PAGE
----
Apple: Google and Amazon Music Services Take Weeks To Upload

Apple’s new online cloud storage is nothing new. Cloud storage is already offered by most major technology companies with products such as Google Docs, Dropbox, Windows Live SkyDrive and the Amazon Cloud Drive all freely available. Google is currently developing a beta service called Music by Google, which allows uploaded music to be played with music and music purchased from Amazon is uploaded to the Amazon Cloud Drive.

What Apple is playing on is its dominance in storing user data. It provides a place for apps, which can be pushed to all Apple devices; iBooks on the Mac and most importantly, paid music. Music you have previously purchased from iTunes can be accessed on your Mac or PC, iPod, iPad and iPhone devices. Unlike the music services from Amazon and Google, Apple will use a matching method. Your music library is scanned and matched to the 18 million songs in iTunes.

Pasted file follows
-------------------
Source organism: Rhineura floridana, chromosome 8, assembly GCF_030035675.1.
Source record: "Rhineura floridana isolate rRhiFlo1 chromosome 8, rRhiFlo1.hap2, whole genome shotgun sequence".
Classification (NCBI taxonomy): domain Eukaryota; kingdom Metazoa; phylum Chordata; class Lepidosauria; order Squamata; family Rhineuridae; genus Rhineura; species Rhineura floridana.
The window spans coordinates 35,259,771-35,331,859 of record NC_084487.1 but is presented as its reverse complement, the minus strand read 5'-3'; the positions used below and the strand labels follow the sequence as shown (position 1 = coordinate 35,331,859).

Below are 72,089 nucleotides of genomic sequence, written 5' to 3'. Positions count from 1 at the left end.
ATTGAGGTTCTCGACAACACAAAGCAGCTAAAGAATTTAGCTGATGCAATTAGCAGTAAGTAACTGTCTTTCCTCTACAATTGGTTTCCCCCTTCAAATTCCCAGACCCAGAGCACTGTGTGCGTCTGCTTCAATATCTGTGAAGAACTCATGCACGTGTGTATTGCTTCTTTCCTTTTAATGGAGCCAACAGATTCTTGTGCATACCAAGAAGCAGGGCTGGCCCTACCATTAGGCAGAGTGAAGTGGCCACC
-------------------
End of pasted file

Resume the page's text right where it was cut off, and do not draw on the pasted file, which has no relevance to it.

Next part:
One of the more bewildering claims from the Apple iCloud music comparison table, is that Apple will take ‘minutes’ to scan and match your music library while Amazon and Google will take ‘weeks,’ A potentially misleading claim, Apple could of said it would take months, years, thousands of years if they wanted to.  Unhelpfully, they based the claim on the fact ‘upload time varies depending on amounts uploaded.’

Amazon’s statistics reported by Apple are also shaky. Apple says that it costs $50 for 5,000 songs, however $50 (USD) is the annual price for 10,000 songs. It costs $20 for 4,000 songs, they have simply rounded it up to the 10,000 song figure as Apple wanted 5,000 songs in their comparison table. Surely, they should have a footnote pointing out that the amount of stored music can double for the same price.

For now, Google in the comparison table is not very helpful. The costs are still unknown, Apple only can fill in one category for the comparison table, which was that Google Music was a web app. Maybe, we should not of trusted Apple to create a comparison table, check out PC World for a non-bias approach to the comparison table.


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